Crazy is good.
Crazy is good.
There are so many reasons why homeownership makes sense, financially. Today I wanted to touch on the emotional or ‘real’ reasons that many Americans strive to become homeowners. The Joint Center for Housing Studies at Harvard University performs a study every year surveying participants for the reasons that American’s feel are most important in regards to homeownership. The top 4 reasons to own a home cited by respondents were not financial.
From the best neighborhoods to the best school districts, even those without children at the time of purchasing their home, may have this in the back of their mind as a major reason for choosing the location of the home that they purchase.
It is no surprise that having a place to call home with all that means in comfort and security is the #2 reason.
Whether your family is expanding, or an older family member is moving in, having a home that fits your needs is a close third on the list.
Looking to actually try one of those complicated wall treatments that you saw on Pinterest? Want to finally adopt that puppy or kitten you’ve seen online 100 times? Who’s to say that you can’t in your own home? The 5th reason on the list, is the #1 financial reason to buy a home as seen by respondents:
Either way you are paying a mortgage. Why not lock in your housing expense now with an investment that will build equity that you can borrow against in the future?
Whether you are a first time homebuyer or a move-up buyer who wants to start a new chapter in their life, now is a great time to reflect on the intangible factors that make a house a home.
Photo courtesy of Pinterest
The most recent Housing Pulse Survey released by the National Association of Realtors revealed that the two major reasons Americans prefer owning their own home instead of renting are:
In a recent article, John Taylor, CEO of the National Community Reinvestment Coalition, explained that those who lack the opportunity to become homeowners have a weakened ability to reinvest their wealth:
“We traditionally have been huge supporters of homeownership. We see it as a way to provide stability for households but also as an asset-building strategy. If you continue to be a renter, locked out of the homeownership arena, increasingly those things are further and further out of reach. They’re joined at the hip. They perpetuate each other.”
Does owning your home really create a more stable environment for your family? A survey of property managers conducted by rent.com last month disclosed two reasons tenants should feel less stable with their housing situation:
We can see from these survey results that renting will provide anything but a stable environment in the near future.
Homeowners enjoy a more stable environment and at the same time are given the opportunity to build their family’s net worth.
Within the next five years, Baby Boomers are projected to have the largest household growth of any other generation during that same time period, according to the Joint Center for Housing Studies of Harvard. Let’s take a look at why…
In a recent Merrill Lynch study, “Home in Retirement: More Freedom, New Choices” they surveyed nearly 6,000 adults ages 21 and older about housing.
Throughout our lives, there are often responsibilities that dictate where we live. Whether being in the best school district for our children, being close to our jobs, or some other factor is preventing a move, the study found that there is a substantial shift that takes place at age 61.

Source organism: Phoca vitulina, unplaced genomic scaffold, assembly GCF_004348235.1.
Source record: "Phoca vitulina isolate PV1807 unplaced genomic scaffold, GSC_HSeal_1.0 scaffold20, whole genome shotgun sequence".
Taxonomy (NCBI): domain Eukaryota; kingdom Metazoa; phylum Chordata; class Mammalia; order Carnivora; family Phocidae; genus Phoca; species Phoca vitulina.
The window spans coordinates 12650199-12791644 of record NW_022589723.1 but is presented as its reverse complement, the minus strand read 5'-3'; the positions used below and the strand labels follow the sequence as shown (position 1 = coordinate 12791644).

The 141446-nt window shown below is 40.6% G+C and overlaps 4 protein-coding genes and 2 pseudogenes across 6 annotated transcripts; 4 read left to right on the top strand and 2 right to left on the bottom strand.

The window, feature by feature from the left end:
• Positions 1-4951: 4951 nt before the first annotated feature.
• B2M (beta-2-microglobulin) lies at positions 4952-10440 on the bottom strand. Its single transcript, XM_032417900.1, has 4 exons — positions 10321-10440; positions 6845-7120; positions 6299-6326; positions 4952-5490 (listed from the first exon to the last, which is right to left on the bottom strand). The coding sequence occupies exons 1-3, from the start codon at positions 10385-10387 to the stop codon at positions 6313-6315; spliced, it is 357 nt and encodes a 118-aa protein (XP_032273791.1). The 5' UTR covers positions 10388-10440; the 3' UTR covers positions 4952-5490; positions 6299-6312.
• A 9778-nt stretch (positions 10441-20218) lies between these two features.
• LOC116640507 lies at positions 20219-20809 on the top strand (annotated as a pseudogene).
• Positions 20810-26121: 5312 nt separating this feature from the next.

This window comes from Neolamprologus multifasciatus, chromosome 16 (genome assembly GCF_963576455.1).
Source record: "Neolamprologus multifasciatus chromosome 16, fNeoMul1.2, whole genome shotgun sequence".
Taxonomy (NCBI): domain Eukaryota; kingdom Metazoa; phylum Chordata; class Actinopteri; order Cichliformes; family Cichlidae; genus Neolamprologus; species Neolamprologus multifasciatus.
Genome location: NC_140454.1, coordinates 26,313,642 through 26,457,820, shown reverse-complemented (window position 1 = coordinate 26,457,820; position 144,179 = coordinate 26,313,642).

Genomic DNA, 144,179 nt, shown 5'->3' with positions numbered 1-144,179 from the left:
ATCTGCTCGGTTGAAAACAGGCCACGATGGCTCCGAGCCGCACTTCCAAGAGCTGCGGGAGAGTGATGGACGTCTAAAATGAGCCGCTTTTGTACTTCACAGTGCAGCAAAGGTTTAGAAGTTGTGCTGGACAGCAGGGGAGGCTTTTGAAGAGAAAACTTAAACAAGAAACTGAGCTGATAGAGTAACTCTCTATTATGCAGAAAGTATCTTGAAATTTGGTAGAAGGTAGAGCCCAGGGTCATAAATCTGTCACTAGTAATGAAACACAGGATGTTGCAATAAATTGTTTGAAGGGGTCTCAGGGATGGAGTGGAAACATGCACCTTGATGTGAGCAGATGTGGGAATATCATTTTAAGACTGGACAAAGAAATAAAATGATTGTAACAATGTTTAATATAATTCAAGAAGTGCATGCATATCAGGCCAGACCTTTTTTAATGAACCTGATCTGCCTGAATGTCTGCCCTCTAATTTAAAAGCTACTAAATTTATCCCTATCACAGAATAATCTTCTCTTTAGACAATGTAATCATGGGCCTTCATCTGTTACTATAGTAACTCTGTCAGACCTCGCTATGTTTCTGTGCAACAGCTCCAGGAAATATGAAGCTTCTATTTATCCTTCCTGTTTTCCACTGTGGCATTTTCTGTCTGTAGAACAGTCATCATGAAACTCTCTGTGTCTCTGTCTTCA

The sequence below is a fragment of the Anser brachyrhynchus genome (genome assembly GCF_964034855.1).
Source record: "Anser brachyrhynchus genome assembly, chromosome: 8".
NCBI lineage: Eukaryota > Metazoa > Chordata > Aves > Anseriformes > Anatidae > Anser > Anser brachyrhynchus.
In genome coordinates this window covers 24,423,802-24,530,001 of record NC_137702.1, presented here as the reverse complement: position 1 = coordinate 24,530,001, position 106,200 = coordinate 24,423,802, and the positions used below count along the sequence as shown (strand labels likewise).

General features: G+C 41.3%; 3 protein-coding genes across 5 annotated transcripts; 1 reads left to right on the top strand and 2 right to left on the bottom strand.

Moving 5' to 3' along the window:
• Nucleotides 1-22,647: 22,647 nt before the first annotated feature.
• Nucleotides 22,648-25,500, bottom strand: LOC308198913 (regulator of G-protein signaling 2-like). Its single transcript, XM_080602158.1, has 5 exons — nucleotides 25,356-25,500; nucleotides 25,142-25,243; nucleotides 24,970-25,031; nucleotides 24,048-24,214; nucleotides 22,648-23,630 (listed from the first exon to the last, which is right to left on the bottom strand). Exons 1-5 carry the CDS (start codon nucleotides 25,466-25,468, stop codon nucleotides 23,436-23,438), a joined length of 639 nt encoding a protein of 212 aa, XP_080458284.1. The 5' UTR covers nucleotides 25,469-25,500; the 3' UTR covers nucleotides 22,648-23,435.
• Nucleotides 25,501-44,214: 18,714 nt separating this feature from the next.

The study refers to this change as “Crossing the Freedom Threshold”. When where you live is no longer determined by responsibilities, but rather a freedom to live wherever you like. (see the chart below)
As one participant in the study stated:
“In retirement, you have the chance to live anywhere you want. Or you can just stay where you are. There hasn’t been another time in life when we’ve had that kind of freedom.”
According to the study, “an estimated 4.2 million retirees moved into a new home last year alone.” Two-thirds of retirees say that they are likely to move at least once during retirement.
The top reason to relocate cited was “wanting to be closer to family” at 29%, a close second was “wanting to reduce home expenses”. See the chart below for the top 6 reasons broken down.
There is a common misconception that as retirees find themselves with fewer children at home, they will instantly desire a smaller home to maintain. While that may be the case for half of those surveyed, the study found that three in ten decide to actually upsize to a larger home.
Some choose to buy a home in a desirable destination with extra space for large family vacations, reunions, extended visits, or to allow other family members to move in with them.
“Retirees often find their homes become places for family to come together and reconnect, particularly during holidays or summer vacations.”
If your housing needs have changed or are about to change, call Linda so I can help with deciding your next step.
Selling real estate for me is a passion. I love my work.
One of the most important accomplishments for me was to establish, WHY I do what I do, in my own words. What motivates me every day to come to work with a sense of pride as I help buyers and sellers realize their dreams?
When I started talking about what individually drives me, I realized that my thoughts all aligned on a few main themes:
I believe that every family should feel confident whey buying and selling a home.
I know that as long as I keep these thoughts in the forefront of all that I do then I will be able to provide the best experience for my clients.
And that makes me happy!
Here’s What a List of “Home Goals” Should Look Like – Courtesy: Apartment Therapy